“Dude,” Dylan says after a pause. “Hoech’s right, we need to update our pop culture references.”

Posey starts singing The Venga Bus Is Coming while Dylan drums the beat with some spoons. Seana looks on, fondly, lovingly, and Tyler wonders if he’s any better at schooling his expression.

He’s been told he’s not.


Tyler has a grainy home video that Tanner shot on his tablet. It’s from a few years back now, out of focus and the sharp shock of someone hooting in the background. Probably Brittany. In the video, Tyler’s a little tipsy and dancing on a chair; a little twerk and a hip thrust that Dylan probably taught him. He can’t make out the song but Tanner swears it was Push It and Tyler figures it adds flavour to the story. Knowing Tyler it was probably something ridiculous like The Human League.

He doesn’t care what anyone says, it isn’t sexy. Tyler doesn’t do sexy.

“Dude,” Dylan crows over the music, the beat clanging against Tyler’s bones. He feels too old for all of this, wall to wall with bodies and sweat tickling at his neck, a head ache coming on. Except. Dylan’s fingers are hot against the skin of his hips, the lights catching on his eyes, sparking. “Sexy is your schtick, fuck, own it brother.”

Tyler swallows hard and tries to remember how he got here. A beer or two, a quick run in with the Carvers and Gage, a smart ass comment to Dylan about shaking his money maker. If they’re going to give Tyler shit about his reclusion he’s going to give Dylan shit about his continuing success. He made a movie with DiCaprio, seriously, he feels he has a valid point.

“Hands where I can see them, boys,” Posey says, appearing from nowhere, and Tyler almost feels guilty, which is ridiculous. He’s been thinking about putting his hands in certain places, but he hasn’t been doing it.

“T-Pose, dude, Hoechlin was about to bust out the sexy.”

“No, he wasn’t,” Tyler says, giving Dylan a look, and the stupid smile he gets in return does pubescent things to his stomach. Shit. “He was getting another drink.”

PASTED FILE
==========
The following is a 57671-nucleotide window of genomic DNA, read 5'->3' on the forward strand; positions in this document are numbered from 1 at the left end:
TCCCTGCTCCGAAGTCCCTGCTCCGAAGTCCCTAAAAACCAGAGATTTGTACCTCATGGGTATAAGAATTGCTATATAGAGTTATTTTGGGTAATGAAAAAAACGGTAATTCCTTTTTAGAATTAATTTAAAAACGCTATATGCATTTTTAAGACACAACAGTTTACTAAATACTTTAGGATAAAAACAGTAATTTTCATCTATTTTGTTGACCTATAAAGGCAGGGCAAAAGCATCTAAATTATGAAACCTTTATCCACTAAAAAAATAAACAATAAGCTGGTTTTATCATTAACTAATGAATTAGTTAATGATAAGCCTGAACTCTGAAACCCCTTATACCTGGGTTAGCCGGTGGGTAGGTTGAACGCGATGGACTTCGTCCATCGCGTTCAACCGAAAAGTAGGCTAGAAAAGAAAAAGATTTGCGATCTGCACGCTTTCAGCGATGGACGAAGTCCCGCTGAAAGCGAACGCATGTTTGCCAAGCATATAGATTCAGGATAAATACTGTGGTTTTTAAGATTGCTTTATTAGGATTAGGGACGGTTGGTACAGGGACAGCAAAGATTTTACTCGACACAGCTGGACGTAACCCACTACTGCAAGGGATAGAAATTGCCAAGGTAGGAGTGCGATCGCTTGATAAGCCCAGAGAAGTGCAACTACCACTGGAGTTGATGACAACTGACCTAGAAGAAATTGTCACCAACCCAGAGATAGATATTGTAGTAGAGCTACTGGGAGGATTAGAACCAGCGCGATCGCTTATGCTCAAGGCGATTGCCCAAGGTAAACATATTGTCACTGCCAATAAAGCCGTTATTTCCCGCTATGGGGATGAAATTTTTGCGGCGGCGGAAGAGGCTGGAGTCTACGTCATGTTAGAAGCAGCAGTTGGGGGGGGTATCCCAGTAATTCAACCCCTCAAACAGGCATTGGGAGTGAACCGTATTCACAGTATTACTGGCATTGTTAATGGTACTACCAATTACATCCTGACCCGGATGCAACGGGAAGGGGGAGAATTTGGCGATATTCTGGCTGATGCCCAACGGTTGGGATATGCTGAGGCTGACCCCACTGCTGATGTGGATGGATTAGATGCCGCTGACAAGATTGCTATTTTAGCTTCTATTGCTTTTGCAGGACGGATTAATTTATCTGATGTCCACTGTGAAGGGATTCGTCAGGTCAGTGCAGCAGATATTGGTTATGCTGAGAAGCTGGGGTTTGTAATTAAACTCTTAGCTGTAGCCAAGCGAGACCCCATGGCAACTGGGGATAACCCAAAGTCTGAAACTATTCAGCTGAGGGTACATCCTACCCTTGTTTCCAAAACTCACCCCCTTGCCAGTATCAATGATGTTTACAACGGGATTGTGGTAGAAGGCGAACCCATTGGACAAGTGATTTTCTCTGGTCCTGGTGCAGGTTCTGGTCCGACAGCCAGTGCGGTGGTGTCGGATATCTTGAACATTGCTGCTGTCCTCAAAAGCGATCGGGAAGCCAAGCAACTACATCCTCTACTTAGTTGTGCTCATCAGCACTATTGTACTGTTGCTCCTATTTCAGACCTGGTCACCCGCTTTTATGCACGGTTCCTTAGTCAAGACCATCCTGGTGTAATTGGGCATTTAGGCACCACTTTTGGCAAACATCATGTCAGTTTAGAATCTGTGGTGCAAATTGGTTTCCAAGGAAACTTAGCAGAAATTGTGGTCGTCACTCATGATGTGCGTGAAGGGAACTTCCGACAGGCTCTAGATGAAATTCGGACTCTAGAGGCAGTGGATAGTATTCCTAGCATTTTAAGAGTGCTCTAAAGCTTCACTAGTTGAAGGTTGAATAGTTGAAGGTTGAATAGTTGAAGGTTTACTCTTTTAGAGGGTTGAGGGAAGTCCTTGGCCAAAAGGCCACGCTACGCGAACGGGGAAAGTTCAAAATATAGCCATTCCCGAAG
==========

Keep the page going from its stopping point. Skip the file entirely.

They shout, “Souse!” and “Inebriate!” to his retreating back, and he’s so distracted he pops open a Lite beer. His hands shake and he steadies himself against any forgiving space of wall, swearing under his breath. It’s okay to find Dylan attractive, it’s okay to think about what he would look like spread out across Tyler’s bed, flushed and happy and home.

Except Dylan might be gone tomorrow, and then what will Tyler do?

“Gross,” Dylan admonishes, screwing up his face as he looks at the label on Tyler’s bottle. “I was kidding about the alcoholic thing.”

“I think I might head off,” Tyler blurts from nowhere, for nothing, and Dylan blinks at him to the beat of Funky Cold Medina.

“It’s like, 10 o’clock.”

“Yeah, I just, feel a bit sick or something. Maybe it was the potatoes.”

“The potatoes,” Dylan repeats, dry, and he doesn’t look convinced and he definitely doesn’t look impressed. His jaw is firm, mouth in a thin line. “Right.”

“I’m sorry Dyl, I know you’re probably going soon I just – call me or something, okay?”

Tyler doesn’t even stop to say goodbye to Posey, and he may actually hate himself for the first time in his whole life.


(Tyler has a wind up toy Dylan gave him with a man on a pitcher’s mound swinging his arm. I know you won’t eat the candy, Dylan had said, pointing to where it was popping out of the man’s hand. So now I have a reason to come over.)


Tyler has a shelf that stretches across the length of his lounge room wall, stacked high with DVDs. Films, mini series and TV shows his friends have starred in; dusty at the spines and seals barely broken but significant to him nonetheless. Chain links. Tyler likes to entertain the idea of watching them, now and then, but he’s got this weird aversion to watching things more than once.

Except maybe every Dave Matthews Band DVD in his collection.

Back when he was with Brittany, they’d sat in front of his ridiculous 50-something inch TV and watched The First Time, because she had bugged him into it and because it gave him a silly little thrill to be able to tease Dylan about it later. Except Brittany had said, ‘That boy’s really got something’ and Tyler had agreed and all he could text to Dylan later was, saw TFT, you were great.

Dylan had replied with a smiley face and they hadn’t talked about it again, maybe because Dylan hated talking about his performances and maybe because of the bedroom scene that made Tyler’s skin flush a little.

“Dude,” Posey is saying over the phone, voice muffled by what Tyler assumes is a late breakfast. “It’s cool if you don’t want to like, get all up on that, but don’t be running off like a douche. That’s not your style.”

“All up on that?”

“Dylan! He’s been trying to get in your – uh, on your – uh he’s been trying to win you over, man, and you’re like, glacier town. Cold as ice.”

Tyler pauses, expecting Posey to break out in song, trying to get his shaking hands to still. “I wasn’t sure - ”

Posey barks out a laugh, choking on whatever he had left in his mouth. “You weren’t sure, dude, like, people in China are sure. Should I tell him to wear his ‘I did five seasons of Teen Wolf with Hottie Hoechlin and all I Got Was This Lousy T-Shirt’ T-Shirt?”